The most common liver disorders in cats are hepatic lipidosis, inflammatory hepatobiliary disease, neoplasia, extrahepatic bile duct obstruction, portosystemic shunt, acute toxic hepatopathy and secondary hepatobiliary disease.
Types of Liver Disease in Cats
Hepatic lipidosis, also called fatty liver disease, has become the most common liver disease of companion cats in North America. Most affected cats are over 2 years of age, but there does not seem to be a particular breed or gender predisposition. Hepatic lipidosis occurs when a cat’s body begins to break down stored fat for energy, and the byproducts of fat metabolism go to the liver to be processed. Affected cats are commonly obese, live indoors and have for some reason stopped eating. They lose weight rapidly, become jaundiced and dehydrated and vomit intermittently. A cat’s body is not equipped to metabolize fat for energy in this situation; the liver becomes damaged by the onslaught of fat byproducts. If the condition is not treated by complete nutritional support, it can be fatal.
Inflammatory Hepatobiliary Diseases - Cholangitis
Cholangitis is the term used to describe a group of diseases characterized by inflammation of the bile ducts. Because of the particular anatomical structure of cats, they are predisposed to infection from ascension of bacteria from the digestive tract into the bile ducts and pancreas, much more so than are dogs. The clinical signs of cholangitis, regardless of its cause, are similar: waxing and waning anorexia, depression, weight loss, vomiting, diarrhea, dehydration, enlarged liver and jaundice.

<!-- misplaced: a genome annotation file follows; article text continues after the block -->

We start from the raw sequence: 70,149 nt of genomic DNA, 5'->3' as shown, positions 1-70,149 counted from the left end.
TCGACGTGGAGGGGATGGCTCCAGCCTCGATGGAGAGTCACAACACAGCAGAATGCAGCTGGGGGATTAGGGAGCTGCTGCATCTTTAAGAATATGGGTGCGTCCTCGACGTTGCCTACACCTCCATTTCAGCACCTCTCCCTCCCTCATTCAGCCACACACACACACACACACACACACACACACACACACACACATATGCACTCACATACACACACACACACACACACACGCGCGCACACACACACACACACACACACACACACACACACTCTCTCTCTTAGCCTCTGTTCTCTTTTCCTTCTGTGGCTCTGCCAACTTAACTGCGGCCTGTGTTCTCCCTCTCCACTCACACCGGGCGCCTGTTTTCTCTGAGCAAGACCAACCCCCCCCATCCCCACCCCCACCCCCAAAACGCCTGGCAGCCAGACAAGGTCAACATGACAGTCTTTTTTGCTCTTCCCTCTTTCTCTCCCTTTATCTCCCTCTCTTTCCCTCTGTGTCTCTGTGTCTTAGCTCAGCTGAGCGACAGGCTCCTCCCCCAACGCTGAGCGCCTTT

Primary hepatic neoplasia is uncommon in cats. Of the liver cancers that do cause clinical disease in cats, the most common are cholangiocellular carcinoma (bile duct) and hepatocellular carcinoma. Cancer tends to affect cats at the end stage of their lives. The clinical signs of hepatic neoplasia are nonspecific and include lethargy, anorexia, weight loss, abdominal distention and general malaise.
Extrahepatic Bile Duct Obstruction
This is a syndrome with several possible causes, including compressive tumors outside of the bile duct or intraluminal obstructive lesions. The clinical signs are largely indistinguishable from those of other causes of liver disease.
A portosystemic shunt is a congenital disorder where blood flows around rather than through the liver due to an anatomical vascular defect. This prevents the liver from extracting the waste products that it is responsible for doing, and thus waste products build up in the cat’s circulating blood.
Acute Toxic Hepatopathy
Liver disease can also occur if the liver is damaged by exposure to environmental or medical toxins. Cats are especially sensitive to acetaminophen and aspirin.